Dyslexic and proud: my journey to understanding the benefits of neurodiversity within the workplace

Guest blog by Ella Smith

My life changed when I was six years old; I just did not know it.

Dyslexia is a learning-based neurodevelopmental disorder, which often affects an individual’s ability to read, write and spell. My six-year-old self could not comprehend this life-changing diagnosis, I simply enjoyed being taken out of school for the day and was blissfully unaware of the implications this would have on my future. Throughout my time at school, I was fortunate enough to be in an environment that allowed me to develop strategies to cope with my neurodiversity, so that I could perform to the high academic standards I set myself. Aside from the extra hours of work I put in and my complete inability to spell, I never really considered myself different to my peers. That was until I was given the opportunity to conduct an extended project on a topic of my choosing; I decided I wanted to understand more about my neurodiversity and started reading as many books about dyslexia as I could.

Understanding Dyslexia 
One book that stood out to me was The Dyslexic Advantage: Unlocking the Hidden Potential of the Dyslexic Brain. This book illustrated the innate strengths that dyslexia can bring, such as holistic thinking, increased emotional intelligence and vivid imagination. It was a completely different view of dyslexia to the standard perception; the positives were shown to significantly outweigh the negatives. I was inspired to write my report on the extent to which dyslexia affects employability.

I discovered a report conducted by EY in association with Made by Dyslexia, which outlined the match between dyslexic’s natural strengths and the World Economic Forum’s predicted required skills for the future world of work. This helped guide my argument in favour of organisations actively hiring dyslexics for their big-picture-thinking and imaginative problem-solving abilities. Thus, my view of my diagnosis completely shifted – I was different to my peers, but this was a positive.

The benefits of a diverse thinking style 
Fast-forward to four years later and I am in my final year of a Psychology degree, where I have continued to research the benefits of neurodiversity within the workplace, but now I am also trying to join it. Through my own experiences with teamwork, I am a firm believer that teams can benefit not only from diversity of background and experience, but also from diversity of thinking style, with all types of diversity driving towards innovative, inclusive and efficient task completion. Recent psychological research continues to show the benefits of neurodiversity on the generation of innovative solutions. If organisations can create an environment that allows different ways of thinking to interact, they will be able to truly harness the innate creative value of neurodiversity.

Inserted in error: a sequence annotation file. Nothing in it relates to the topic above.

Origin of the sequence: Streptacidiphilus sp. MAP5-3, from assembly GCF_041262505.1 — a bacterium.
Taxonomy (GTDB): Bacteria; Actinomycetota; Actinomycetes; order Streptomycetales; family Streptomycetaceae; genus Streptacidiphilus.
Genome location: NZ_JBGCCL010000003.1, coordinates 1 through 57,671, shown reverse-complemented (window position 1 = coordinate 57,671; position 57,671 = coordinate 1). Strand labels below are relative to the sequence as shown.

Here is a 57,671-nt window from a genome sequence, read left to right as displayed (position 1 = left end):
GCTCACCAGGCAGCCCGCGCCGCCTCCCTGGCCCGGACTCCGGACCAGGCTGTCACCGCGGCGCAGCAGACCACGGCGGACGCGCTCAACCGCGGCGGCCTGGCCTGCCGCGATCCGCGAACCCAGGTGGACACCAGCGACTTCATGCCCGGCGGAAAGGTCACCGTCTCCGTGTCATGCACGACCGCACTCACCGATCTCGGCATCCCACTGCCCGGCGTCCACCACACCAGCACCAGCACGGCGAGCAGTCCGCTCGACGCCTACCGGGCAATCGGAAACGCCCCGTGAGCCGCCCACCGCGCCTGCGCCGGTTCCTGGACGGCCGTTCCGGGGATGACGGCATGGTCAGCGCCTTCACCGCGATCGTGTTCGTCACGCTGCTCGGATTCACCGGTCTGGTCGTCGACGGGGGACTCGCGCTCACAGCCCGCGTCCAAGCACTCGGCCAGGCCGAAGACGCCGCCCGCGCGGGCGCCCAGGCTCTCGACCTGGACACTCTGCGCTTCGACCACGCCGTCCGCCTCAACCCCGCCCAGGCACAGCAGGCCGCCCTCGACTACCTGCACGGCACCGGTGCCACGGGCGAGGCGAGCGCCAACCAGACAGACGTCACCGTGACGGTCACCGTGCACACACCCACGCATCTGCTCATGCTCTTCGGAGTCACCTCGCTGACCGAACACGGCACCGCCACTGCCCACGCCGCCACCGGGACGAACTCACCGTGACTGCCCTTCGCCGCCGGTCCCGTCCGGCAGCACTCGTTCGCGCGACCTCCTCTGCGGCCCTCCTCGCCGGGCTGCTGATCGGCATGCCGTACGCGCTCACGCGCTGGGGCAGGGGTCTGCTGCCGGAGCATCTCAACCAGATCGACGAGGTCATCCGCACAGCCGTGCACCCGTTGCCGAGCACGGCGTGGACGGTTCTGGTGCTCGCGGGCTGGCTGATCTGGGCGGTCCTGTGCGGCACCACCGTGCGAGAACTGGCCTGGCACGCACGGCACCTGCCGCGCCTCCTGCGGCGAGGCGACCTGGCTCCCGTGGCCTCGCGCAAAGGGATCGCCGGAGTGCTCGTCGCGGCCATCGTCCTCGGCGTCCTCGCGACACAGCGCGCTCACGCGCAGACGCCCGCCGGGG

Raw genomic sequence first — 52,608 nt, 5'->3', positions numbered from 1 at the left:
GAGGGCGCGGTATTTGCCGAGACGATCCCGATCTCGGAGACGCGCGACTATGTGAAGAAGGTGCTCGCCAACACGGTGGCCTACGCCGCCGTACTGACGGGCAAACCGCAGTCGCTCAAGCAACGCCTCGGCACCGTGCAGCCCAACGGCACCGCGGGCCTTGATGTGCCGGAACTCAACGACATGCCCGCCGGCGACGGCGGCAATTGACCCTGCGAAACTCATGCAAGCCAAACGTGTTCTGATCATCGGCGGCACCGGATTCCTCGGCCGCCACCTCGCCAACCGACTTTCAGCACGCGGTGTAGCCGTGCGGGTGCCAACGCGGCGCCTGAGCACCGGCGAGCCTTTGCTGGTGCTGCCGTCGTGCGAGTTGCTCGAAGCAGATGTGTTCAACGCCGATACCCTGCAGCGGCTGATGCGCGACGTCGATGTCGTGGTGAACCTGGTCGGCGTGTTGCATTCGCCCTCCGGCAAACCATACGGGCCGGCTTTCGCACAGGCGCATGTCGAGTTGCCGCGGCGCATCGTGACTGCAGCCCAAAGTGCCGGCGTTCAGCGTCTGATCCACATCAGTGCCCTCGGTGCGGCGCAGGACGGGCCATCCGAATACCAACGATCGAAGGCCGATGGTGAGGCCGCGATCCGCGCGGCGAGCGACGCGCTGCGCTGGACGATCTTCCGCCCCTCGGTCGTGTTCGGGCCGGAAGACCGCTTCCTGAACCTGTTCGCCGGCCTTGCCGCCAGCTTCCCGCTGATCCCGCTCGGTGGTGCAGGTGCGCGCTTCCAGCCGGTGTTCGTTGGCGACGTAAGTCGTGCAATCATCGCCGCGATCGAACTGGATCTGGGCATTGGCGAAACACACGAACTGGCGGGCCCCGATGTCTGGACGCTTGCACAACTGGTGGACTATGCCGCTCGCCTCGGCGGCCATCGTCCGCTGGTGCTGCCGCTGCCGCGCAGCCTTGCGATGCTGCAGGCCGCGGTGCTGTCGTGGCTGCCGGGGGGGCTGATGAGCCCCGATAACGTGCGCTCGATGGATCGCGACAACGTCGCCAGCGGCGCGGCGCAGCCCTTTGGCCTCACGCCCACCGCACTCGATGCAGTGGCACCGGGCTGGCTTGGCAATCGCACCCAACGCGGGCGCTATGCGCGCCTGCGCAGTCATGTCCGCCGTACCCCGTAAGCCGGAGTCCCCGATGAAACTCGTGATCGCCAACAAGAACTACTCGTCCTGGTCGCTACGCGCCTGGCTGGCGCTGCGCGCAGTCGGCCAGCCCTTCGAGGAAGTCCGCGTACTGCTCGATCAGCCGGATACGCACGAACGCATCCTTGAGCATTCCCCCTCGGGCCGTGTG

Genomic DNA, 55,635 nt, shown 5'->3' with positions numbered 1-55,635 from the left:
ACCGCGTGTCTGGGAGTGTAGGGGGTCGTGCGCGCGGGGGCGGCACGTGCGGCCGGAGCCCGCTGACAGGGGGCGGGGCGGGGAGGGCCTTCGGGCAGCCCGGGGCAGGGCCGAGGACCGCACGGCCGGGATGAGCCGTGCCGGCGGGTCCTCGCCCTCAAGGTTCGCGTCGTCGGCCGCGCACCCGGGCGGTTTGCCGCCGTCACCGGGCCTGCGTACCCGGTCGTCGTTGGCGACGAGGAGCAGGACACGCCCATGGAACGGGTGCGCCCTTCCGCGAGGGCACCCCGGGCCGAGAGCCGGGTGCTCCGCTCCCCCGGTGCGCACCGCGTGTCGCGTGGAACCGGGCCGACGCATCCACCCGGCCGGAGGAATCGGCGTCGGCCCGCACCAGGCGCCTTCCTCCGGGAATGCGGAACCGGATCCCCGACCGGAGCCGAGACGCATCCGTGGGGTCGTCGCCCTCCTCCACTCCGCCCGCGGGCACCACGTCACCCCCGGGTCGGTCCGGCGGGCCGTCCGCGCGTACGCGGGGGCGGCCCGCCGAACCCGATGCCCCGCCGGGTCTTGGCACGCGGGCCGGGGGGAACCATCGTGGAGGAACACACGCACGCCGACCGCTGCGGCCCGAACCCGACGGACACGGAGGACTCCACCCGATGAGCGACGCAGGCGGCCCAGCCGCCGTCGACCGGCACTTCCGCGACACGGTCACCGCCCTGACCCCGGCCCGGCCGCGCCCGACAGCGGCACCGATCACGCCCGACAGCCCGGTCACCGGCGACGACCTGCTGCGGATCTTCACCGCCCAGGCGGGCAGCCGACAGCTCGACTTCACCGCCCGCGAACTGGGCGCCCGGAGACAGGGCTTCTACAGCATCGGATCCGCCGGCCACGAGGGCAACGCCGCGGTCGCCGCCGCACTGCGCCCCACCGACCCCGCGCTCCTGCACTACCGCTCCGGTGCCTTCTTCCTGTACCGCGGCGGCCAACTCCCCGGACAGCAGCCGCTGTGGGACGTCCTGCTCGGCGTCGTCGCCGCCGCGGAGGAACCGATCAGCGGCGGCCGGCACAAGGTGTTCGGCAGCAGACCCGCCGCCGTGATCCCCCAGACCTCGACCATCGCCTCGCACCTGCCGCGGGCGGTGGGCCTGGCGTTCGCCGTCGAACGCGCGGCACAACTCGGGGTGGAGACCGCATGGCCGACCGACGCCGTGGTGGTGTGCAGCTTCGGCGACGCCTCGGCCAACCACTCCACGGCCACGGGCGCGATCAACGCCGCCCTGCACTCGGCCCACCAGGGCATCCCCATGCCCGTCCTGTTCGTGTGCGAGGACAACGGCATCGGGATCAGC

Looking for the right environment 
Therefore, when looking towards my future and deciding which organisation would be the right fit for me, I consider whether it has a suitable environment that would allow me to fulfil my creative potential. Psychological safety within an organisation is crucial for enabling diversity of thinking-style to benefit teams. Having an environment where team members feel it is safe to take interpersonal risks, without the risk of negative judgement from the rest of the team, enables individuals to feel free to generate innovative solutions to complex problems. Moreover, the addition of neurodiverse-specific Employee Resource Groups (ERGs) also draws me towards an organisation. ERGs allow individuals within an organisation to create a community based on shared identities; they are a safe space for employees to come together and share their experiences.

This is why the work done by Voice At The Table is so important, as they show organisations how to embrace Equity, Diversity and Inclusion (EDI), so that everyone within the organisation can thrive and unlock their potential. Making meaningful progress on EDI has been identified by McKinsey & Co. as one of the ten most significant challenges organisations face today. An organisation that celebrates and supports EDI in all forms is more desirable to a potential employee. This is beneficial to that organisation, as they will be able to harness the creative benefits of having a diverse workforce, which will support enhanced organisational functioning.

Upon reflection, in my journey from an unaware six-year-old to a passionate advocate for the benefits of neurodiversity in the workplace, my perspective has evolved significantly. I now see my neurodiversity as a positive, something that can enhance my potential rather than hinder it. Thus, I implore others: embrace your differences and allow your experiences to shape you for the better.

My life changed when I was six years old.  It changed for the better.

Ella will be joining us this summer as an intern and we’re really looking forward to welcoming her to the Voice At The Table team.

Suggested Reading

Taking Diversity Beyond Gender: The Necessary Mindset Shift

3 Questions To Get Your Team Talking About EDI